The Gospels are intrinsically in harmony, but also complimentary. No one Gospel says everything that could be said. Each one is completely true in what it presents about Christ and his life. If we had access to only one Gospel out of the four, it would give us knowledge of God in Christ, and we would be saved by trusting in Christ  as he is presented in that Gospel. We would have true knowledge. But it would not be all the knowledge we could ever have. We learn more when we read a second Gospel because it brings out aspects of Christ that were not so much in the foreground in the first. The four Gospels together give us greater riches than any one alone. They harmonize in a symphony rather than giving a unison performance. This symphonic harmony agrees magnificently with the very character of God who is magnificently rich, and with the character of Christ, who reveals God to us in his fullness. The richness in inexhaustible. The differences among the Gospels make known the manifold wisdom of God (Eph. 3:10). (36)

Tuesday, January 8, 2013

Excellence and the pursuit of virtue

Andreas J. Kostenberger on excellence through the pursuit of virtue:
(1) Who are we? We are a people of faith who have been given all that we need for living a godly life and have been called to (or by) God's own glory and excellence. In this way, we participate in what God is doing in the world (2 Peter 1:1-4). (2) What ought we to become? The persons we ought to become stand in direct continuity with who we already are . . . The goal is progressive transformation into Christlikeness. (3) How do we get there? We achieve God's purpose for our lives by making every effort to add to our faith the virtues that will make us more and more completely the people God has called us to be. (Köstenberger, Andreas J. Excellence: The Character of God and the Pursuit of Scholarly Virtue. Wheaton, IL: Crossway, 2011. Print. 47)

Monday, January 7, 2013

Performance and Perfection

From Gospel-Centered Discipleship:
Whenever we replace Jesus with another lord, we displace the gospel from the center of our discipleship. We substitute Jesus's perfect performance for our imperfect performance, which will always fail.  The gospel reminds us that our approval before God rests, not on our performance but on the performance of Jesus in his perfect life, death, and resurrection. Religious performance deceives us by saying: "Impress God and he will approve of you." The truth of the goepl, however, says: "You don't have to impress God because Jesus has impressed him for you." (71)

Substitution in the atonement as understood by evangelicals is a beautiful doctrine. But when the substitution you're practicing is one in which you substitute your good works in place of Christ's, to quote the younger generation, "you're doing it wrong."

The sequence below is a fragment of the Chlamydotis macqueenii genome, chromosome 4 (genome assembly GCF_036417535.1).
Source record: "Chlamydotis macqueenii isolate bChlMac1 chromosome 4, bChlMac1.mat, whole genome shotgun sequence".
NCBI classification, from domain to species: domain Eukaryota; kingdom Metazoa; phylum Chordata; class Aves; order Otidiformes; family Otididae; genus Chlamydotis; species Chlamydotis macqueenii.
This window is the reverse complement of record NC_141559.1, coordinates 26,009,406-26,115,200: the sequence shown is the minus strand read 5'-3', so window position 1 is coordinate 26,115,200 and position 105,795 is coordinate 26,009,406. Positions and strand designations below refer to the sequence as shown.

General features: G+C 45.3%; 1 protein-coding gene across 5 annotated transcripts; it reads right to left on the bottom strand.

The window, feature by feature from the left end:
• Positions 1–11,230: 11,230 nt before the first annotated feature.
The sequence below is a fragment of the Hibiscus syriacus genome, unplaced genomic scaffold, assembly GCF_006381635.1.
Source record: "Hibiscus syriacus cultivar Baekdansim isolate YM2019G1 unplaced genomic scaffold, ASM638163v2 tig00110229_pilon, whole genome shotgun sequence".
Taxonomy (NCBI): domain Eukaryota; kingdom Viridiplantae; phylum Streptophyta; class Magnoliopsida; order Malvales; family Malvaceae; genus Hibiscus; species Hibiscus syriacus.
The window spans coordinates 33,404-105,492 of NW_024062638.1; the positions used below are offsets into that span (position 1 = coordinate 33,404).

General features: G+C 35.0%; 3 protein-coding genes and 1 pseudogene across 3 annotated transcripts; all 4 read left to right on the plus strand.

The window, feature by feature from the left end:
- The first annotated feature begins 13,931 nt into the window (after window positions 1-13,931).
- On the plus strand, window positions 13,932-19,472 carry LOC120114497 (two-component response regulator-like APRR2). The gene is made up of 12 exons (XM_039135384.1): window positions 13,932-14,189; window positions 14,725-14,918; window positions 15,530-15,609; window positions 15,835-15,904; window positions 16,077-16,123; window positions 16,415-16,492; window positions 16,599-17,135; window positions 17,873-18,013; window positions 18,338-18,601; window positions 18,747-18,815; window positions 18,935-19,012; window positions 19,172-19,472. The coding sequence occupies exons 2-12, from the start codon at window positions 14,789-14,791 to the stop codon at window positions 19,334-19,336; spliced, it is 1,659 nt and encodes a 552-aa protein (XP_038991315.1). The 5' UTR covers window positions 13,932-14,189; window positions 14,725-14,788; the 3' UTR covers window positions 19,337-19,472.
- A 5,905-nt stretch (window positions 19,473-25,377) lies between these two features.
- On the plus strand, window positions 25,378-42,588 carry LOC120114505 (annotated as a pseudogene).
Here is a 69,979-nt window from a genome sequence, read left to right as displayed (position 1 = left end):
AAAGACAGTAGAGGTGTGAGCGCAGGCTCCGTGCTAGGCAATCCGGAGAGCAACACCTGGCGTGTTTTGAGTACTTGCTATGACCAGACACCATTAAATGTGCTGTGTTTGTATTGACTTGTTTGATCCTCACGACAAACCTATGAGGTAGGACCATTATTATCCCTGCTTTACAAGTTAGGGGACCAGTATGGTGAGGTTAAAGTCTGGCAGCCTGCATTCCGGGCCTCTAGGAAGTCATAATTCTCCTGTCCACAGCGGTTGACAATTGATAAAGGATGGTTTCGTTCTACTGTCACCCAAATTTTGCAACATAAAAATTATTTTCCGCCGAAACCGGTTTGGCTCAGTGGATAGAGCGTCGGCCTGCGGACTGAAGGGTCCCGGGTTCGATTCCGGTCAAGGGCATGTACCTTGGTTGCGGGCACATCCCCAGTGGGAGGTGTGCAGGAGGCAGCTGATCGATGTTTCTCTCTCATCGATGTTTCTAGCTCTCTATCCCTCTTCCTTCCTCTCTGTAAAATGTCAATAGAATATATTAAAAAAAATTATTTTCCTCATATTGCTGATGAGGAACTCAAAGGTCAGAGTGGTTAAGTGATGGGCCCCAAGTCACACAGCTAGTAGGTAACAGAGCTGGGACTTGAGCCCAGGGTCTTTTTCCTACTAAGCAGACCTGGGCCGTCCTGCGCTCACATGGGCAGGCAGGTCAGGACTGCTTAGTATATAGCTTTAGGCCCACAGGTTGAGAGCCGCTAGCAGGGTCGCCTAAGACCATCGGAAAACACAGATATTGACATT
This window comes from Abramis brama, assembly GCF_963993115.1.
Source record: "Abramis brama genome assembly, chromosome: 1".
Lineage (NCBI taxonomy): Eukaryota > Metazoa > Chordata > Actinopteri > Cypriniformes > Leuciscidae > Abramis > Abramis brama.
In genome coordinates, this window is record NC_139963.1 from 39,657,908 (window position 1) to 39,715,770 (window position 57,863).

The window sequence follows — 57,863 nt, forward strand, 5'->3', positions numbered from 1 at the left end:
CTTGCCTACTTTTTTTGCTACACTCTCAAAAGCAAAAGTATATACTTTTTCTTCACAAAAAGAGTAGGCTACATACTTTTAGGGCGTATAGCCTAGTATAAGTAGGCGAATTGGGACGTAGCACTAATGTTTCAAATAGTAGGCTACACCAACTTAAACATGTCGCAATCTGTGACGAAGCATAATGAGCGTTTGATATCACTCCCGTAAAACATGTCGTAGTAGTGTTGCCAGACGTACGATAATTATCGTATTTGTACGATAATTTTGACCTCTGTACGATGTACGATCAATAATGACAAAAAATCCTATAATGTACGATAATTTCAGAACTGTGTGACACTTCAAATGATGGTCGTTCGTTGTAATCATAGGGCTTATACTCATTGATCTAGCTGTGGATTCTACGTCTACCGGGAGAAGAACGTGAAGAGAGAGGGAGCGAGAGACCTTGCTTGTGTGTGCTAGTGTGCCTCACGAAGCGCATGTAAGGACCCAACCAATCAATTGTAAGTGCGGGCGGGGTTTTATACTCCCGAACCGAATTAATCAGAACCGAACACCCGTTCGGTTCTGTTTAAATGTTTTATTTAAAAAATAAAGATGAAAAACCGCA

Substitution in the proper sense is necessary precisely because our own good works are not sufficient to assuage God's wrath and make him pleased with us. Thus, Christ became sin for us and suffered the penalty due us, that we might be reconciled to God. Our sin was imputed to him; his righteousness was imputed to us.

Friday, January 4, 2013

Book Review – The Man Christ Jesus

Tension is characteristic of the Christian faith. It doesn’t take long to realize that the Christian’s pilgrimage is one fraught with various positions, ideas, and beliefs that appear to be contradictory and yet are convictions we must hold. We experience an “already-not yet” redemption in which we are saved and yet await a final salvation. Our God is three and our God is one. God is sovereign and we have free will. And the list goes on. Author and professor Bruce A. Ware deals with one of seemingly contradictory doctrines held by Christians in his book The Man Christ Jesus: Theological Reflections on the Humanity of Christ. Ware addresses the clear biblical fact that our Savior is fully God and fully human. He does so in a manner that clarifies how we ought to think about many of the apparent contradictions. His approach is one of worshipful study of Christ that leads the reader to join him in adoration. And the format of the book lends itself to both individual and group study.

In a relatively short and thus accessible book, only 156 pages, Ware engages with many difficult issues related to the united divine and human natures in the son of Mary who was also the Son of the Most High. Ware presents and satisfactorily addresses the following questions: How could two natures-the divine and the human-coexist? How could one who was divine be truly human? Was Christ able to live a perfect and sinless life of obedience because he was God or did he accomplish this as a human? How should one think about Jesus, the second person of the Trinity, increasing in wisdom and growing in faith? Did Christ really experience temptation as humans do? Was it necessary for Christ to be male? How is Christ’s humanity related to the atonement? These questions, and many others, are answered in a way that is understandable and awe inspiring. The author regularly uses helpful illustrations to support his points, some of which I have already shared with others who have also found them edifying. I was very impressed with the amount of ground this book covers and the teaching that it delivers on some very tough questions.